Cognitive-behavioral therapy is an active type of counseling. Sessions usually are held once a week for as long as you need to master new skills. Individual sessions last 1 hour, and group sessions may be longer.
During cognitive-behavioral therapy for eating disorders, you learn:
About your illness, its symptoms, and how to predict when symptoms will most likely recur.
To keep a diary of eating episodes, binge eating, purging, and the events that may have triggered these episodes.
To eat more regularly, with meals or snacks spaced no more than 3 or 4 hours apart.
How to change the way you think about your symptoms. This reduces the power the symptoms have over you.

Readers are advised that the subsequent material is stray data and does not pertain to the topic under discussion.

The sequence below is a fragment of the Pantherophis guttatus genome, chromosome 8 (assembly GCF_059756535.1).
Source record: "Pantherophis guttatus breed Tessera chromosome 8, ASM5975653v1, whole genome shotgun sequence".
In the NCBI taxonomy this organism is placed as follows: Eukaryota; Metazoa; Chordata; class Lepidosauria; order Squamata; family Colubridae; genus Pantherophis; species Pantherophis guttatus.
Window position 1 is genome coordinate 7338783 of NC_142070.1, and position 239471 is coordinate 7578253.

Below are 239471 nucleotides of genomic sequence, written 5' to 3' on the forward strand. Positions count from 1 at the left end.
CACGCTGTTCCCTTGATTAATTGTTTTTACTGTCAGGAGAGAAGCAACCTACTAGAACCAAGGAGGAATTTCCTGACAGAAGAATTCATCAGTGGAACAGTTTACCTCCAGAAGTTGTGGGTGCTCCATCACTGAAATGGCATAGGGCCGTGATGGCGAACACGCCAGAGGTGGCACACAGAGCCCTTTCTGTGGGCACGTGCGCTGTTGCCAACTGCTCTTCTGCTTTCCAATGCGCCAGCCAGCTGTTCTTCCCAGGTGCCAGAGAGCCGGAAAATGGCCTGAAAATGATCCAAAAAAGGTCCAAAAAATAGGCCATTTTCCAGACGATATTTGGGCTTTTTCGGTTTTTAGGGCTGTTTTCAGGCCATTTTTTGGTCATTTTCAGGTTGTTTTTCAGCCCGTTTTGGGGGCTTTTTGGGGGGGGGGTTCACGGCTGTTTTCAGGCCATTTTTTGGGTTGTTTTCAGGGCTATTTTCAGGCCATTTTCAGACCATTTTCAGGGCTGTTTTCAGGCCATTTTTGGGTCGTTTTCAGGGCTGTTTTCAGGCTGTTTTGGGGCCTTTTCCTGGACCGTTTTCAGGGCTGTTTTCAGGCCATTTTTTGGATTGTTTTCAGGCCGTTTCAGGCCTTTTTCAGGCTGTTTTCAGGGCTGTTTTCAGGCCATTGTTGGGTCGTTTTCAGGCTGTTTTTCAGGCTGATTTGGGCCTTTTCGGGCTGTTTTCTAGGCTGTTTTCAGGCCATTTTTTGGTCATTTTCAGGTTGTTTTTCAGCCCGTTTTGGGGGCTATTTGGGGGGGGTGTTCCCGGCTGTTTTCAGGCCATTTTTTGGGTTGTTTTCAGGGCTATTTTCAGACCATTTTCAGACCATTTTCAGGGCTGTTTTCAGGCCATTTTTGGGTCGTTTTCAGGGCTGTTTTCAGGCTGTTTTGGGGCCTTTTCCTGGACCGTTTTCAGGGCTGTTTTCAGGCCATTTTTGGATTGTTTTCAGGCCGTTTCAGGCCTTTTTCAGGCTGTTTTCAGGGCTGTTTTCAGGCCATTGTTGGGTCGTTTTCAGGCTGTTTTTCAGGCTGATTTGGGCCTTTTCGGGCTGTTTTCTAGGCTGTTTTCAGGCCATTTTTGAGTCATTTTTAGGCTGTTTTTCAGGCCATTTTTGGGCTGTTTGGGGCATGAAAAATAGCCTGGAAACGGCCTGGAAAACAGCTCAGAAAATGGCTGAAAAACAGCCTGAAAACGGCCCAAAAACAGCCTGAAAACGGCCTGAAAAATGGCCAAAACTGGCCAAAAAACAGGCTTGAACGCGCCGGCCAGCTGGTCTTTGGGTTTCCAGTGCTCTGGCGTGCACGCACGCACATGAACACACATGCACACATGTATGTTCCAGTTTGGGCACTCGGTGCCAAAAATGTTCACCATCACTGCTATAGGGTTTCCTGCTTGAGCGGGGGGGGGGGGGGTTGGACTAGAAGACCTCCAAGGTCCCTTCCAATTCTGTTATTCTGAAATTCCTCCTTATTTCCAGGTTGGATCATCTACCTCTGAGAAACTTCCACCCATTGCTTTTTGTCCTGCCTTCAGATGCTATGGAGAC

How to change self-defeating thought patterns into patterns that are more helpful. This improves mood and your sense of mastery over your life. This helps you avoid future episodes.
Ways to handle daily problems differently.
What To Expect
You can use your cognitive-behavioral skills throughout your life. You may find that additional "tune-up" sessions help you stay on track with your new skills.
Why It Is Done
CBT is used to treat the mental and emotional elements of an eating disorder. This type of therapy is done to change how you think and feel about food, eating, and body image. It's also done to support healthy eating habits and prevent relapse.
How Well It Works
CBT can be helpful for eating disorders because it can help you change the way you think about your body and about food. It can also help you learn healthier behavior related to food and eating.
There are no known risks associated with cognitive-behavioral therapy.
Current as of:
February 9, 2022
Author: Healthwise Staff Medical Review: Kathleen Romito MD - Family Medicine W. Stewart Agras MD, FRCPC - Psychiatry
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